The validation of physiotherapy is based on the criterias linked to the EBM : Evidence Based Medicine, which validates a disciplin and a practice of medicine which also forms a reference for authorities in order to use health care funds at their best.
This concept is already applied in all the domains of medicine, it can also be applied to physiotherapy. Still it appears very academic and almost inapplicable in its strict meaning, risking to deprive some patients of potentially efficient treatments. Many patients suffer from a such mixed syndromes that disqualify them for the random controlled assays. This problem is linked to the particular methodology of the meta-analysis. The 2 following examples of CPT:
In the case the CPT in cystic fibrosis , two meta-analysis lead to two contradictory results. A first evaluation concludes on the useful role of CPT versus the absence of treatment (Thomas J. et al. . Chest physical therapy management of patients with cystic fibrosis. A Meta-analysis. Am J Respir Crit Care Med 1995; 151: 846-50.), another analysis indicates that the role of CPT is not clearly established (Vanderschans C. et al. Chest physiotherapy compared to no chest physiotherapy for cystic fibrosis (Cochrane Review). In: The Cochrane Library, issue 2, 2000. Oxford: Update Software). On the base of these works, doubt is allowed but the question remains : which doctor would dear to adopt an attentist attitude and so deprive his little patient from CPT treatment ?
The second example relates to CPT when applied to bronchiolitis in infancy. The analysis of the rare papers in English litterature concludes to the inefficacy of CPT, while two French papers in contrary plead in favor of CPT. A meta-analysis is here useless, due to the lack of works, it would probably conclude to a lack of arguments in favor of CPT. However, the "Conférence de Consensus Francophone sur la Bronchiolite du Nourrisson (Paris 2000)" concluded the other way, and recognized the role held by CPT on any other therapeutic measurement, medication being found inefficient and sometimes useless.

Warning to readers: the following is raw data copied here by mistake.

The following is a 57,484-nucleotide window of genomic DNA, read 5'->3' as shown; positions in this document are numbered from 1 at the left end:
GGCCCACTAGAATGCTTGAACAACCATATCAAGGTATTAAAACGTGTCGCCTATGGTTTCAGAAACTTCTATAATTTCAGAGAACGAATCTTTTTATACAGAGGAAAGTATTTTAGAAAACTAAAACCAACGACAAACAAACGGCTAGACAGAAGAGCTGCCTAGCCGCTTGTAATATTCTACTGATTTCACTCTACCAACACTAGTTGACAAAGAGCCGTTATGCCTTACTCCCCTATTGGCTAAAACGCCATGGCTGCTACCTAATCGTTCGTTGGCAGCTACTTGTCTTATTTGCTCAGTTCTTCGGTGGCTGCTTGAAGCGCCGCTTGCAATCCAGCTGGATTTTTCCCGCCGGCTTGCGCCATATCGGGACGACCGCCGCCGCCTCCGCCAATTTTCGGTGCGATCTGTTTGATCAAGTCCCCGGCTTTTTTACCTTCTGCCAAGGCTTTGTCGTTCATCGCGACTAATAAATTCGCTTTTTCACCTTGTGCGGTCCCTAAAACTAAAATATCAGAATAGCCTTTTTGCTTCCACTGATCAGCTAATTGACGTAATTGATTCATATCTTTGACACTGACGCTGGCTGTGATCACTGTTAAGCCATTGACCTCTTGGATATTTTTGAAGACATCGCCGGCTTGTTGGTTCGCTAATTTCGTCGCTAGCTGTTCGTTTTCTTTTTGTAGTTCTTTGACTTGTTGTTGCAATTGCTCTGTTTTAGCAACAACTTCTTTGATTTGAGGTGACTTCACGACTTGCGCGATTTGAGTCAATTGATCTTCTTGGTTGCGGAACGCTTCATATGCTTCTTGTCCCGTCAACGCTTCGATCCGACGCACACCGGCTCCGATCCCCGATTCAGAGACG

From the above examples, the lesson to remember is that clinical common sense must prevail. This attitude has the major advantage that it does not deprive any patient from a chance to benefit from a potentially positive treatment, that anyway seems to be on the clinical standpoint. The result should then appear as a subtle equilibrium between hardline application of the EBM and a more personal approach where the clinics itself, the experience of the PT and the bases of physiology feed the decision.
This permits to point out the interest of consensus conferences where arguments are less mathematical than the EBM process but rather leaves the place to convicting opinions . Like medicine, physiotherapy is also a science to be applied with art.
Our method contains a double approach : scientific arguments brought by the results of our studies, development of the clinical sense and collection of semiological parameters in the scope of the specific CPT assessment.